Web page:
Monthly Archive: December From
ROM Biodiversity (@ROMBiodiversity) is in the fields and forests of Sri Lanka for an intense four weeks doing the first comprehensive survey of bats and other small mammals in close to 80 years. Follow the South Asian adventure on social media with #ROMSriLanka, and join Burton Lim and the Team LIVE from the field on September 10 at noon: https://www.rom.on.ca/en/activities-programs/events-calendar/hangout-with-our-rom-biodiversity-team-in-sri-lanka
Guest blog written by #ROMSriLanka Communication team member Deirdre Leowinata
The ROM’s own Assistant Curator of Mammalogy, Burton Lim, along with his ROM Biodiversity team, are traversing the planet’s surface to reach the small and mysterious country of Sri Lanka between August and September for one purpose and one purpose only… to study the island's small mammals.
Guest blog written by 2015 Environmental Visual Communication student Kendra Marjerrison
EVC student Kendra revisits the 2015 Don Watershed Ontario BioBlitz to share a newfound appreciation for bats after spending an evening with ROM scientist Burton Lim during his guided blitz bat hike
Blog by ROM Assistant Curator of Vertebrate Palaeontology Kevin Seymour
This is the fourth installment of our "BioBlitz Bits" Series - ROM scientists share their favourite stories from past Ontario BioBlitz events
Blog by ROM Entomology Technician Antonia Guidotti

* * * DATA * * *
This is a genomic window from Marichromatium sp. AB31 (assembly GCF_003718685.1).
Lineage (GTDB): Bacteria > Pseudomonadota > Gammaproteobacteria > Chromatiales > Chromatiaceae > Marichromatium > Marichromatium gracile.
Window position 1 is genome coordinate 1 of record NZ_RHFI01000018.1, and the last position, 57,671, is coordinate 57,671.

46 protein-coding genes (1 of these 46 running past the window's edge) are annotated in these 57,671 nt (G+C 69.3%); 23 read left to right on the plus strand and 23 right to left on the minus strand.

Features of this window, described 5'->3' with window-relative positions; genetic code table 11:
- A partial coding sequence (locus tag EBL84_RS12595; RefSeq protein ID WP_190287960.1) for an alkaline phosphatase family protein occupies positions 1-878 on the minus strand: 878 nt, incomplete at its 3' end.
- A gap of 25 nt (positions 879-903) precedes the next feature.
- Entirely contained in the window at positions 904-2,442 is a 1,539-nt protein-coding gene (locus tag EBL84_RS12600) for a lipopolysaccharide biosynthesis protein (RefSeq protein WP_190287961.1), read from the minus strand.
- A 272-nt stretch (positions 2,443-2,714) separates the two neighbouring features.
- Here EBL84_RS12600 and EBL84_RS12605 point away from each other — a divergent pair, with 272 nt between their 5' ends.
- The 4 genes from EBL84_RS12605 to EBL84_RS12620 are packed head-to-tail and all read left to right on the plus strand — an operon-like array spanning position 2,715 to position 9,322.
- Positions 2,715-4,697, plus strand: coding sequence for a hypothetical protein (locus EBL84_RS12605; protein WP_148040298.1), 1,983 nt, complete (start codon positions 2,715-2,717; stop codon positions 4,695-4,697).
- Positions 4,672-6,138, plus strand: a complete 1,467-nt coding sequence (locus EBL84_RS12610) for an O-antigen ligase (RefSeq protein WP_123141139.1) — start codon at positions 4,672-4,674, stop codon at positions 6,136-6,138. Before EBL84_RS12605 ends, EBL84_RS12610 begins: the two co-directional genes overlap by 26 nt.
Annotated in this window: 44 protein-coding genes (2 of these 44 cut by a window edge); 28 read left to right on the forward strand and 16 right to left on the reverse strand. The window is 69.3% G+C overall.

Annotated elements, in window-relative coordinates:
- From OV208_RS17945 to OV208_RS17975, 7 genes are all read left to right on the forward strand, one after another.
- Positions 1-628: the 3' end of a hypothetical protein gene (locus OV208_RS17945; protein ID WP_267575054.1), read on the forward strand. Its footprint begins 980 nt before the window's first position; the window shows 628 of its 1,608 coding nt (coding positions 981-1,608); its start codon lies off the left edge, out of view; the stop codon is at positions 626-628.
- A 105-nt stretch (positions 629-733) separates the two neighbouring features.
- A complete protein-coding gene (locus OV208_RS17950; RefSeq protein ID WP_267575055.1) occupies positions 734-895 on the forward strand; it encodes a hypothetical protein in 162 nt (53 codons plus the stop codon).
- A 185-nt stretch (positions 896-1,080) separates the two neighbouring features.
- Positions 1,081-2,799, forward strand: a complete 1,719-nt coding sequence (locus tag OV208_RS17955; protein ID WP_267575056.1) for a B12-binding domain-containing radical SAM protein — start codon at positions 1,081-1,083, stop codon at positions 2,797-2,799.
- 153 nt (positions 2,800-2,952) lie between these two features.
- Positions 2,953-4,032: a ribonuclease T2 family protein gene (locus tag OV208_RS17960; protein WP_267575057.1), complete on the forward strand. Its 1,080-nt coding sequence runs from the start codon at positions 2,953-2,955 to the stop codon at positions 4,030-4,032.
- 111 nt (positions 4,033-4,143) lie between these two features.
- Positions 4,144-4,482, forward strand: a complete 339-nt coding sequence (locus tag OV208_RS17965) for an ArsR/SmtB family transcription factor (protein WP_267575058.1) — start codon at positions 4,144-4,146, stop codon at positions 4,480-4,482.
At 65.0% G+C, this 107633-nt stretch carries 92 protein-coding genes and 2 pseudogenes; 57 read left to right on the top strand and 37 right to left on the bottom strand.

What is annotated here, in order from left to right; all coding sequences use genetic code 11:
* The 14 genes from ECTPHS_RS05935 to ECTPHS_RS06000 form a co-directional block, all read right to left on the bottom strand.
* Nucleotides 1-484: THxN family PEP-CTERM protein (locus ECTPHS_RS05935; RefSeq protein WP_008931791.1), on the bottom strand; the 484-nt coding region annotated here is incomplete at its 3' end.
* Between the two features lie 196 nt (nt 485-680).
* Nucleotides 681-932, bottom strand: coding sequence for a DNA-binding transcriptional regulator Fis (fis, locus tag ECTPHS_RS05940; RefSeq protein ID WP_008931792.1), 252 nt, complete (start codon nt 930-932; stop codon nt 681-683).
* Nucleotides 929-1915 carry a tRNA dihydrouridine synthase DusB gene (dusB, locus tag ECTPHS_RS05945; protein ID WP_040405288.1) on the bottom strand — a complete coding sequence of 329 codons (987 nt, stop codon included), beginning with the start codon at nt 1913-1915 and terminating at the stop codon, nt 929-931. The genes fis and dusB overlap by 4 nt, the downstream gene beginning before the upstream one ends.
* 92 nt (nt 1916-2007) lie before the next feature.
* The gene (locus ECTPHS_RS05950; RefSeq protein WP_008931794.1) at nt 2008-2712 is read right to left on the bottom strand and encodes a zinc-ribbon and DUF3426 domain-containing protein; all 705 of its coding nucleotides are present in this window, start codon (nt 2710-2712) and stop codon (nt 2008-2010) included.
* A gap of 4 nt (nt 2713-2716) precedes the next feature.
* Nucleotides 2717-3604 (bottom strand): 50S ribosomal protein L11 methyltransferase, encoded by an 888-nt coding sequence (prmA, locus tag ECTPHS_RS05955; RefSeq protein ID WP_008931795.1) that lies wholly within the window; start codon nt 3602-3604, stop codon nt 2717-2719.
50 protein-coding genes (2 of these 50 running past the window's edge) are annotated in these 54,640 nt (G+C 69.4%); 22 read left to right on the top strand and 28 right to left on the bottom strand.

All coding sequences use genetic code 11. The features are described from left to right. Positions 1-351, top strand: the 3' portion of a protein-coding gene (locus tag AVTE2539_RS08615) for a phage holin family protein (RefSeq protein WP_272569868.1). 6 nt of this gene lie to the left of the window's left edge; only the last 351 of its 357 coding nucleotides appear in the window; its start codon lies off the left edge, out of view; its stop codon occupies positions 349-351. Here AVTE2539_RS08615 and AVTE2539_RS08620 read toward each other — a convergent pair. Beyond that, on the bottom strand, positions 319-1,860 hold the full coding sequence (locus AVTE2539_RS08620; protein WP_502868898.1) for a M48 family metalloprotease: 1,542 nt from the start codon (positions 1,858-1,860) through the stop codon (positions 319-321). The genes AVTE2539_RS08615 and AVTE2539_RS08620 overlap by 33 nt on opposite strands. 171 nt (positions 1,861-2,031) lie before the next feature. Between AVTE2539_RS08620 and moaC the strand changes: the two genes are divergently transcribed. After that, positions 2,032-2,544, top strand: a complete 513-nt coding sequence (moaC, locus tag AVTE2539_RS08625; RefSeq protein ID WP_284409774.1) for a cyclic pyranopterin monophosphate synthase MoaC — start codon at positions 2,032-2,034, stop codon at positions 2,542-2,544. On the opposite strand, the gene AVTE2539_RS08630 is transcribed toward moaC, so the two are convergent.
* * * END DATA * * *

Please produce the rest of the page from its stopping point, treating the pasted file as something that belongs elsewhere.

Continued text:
This is the third installment of our "BioBlitz Bits" Series - ROM scientists share their favourite stories from past Ontario BioBlitz events
Blog by ROM Senior Curator of Mycology, Jean-Marc Moncalvo
This is the second installment of our "BioBlitz Bits" Series - ROM scientists share their favourite stories from past Ontario BioBlitz events
Blog by ROM Herpetology Technician Amy Lathrop
This is the first of our "BioBlitz Bits" Series - ROM scientists share their favourite stories from past Ontario BioBlitz events
Since 2004 I had walked the Qalamoun mountains around the monastery of Deir Mar Musa looking for archaeological features to record. In all that time I found one lithic, a stone tool from humanity’s prehistoric past. My colleagues back home that specialised in these objects would say that I just didn’t know what I was looking for. In the last days of the 2009 season, what turned out to be my last season at the monastery, I thought I would reconnoitre the southern part of the field area.
The monastery at Deir Mar Musa would not have just comprised the main buildings, the monks would actually have been dispersed in hermitages across the landscape.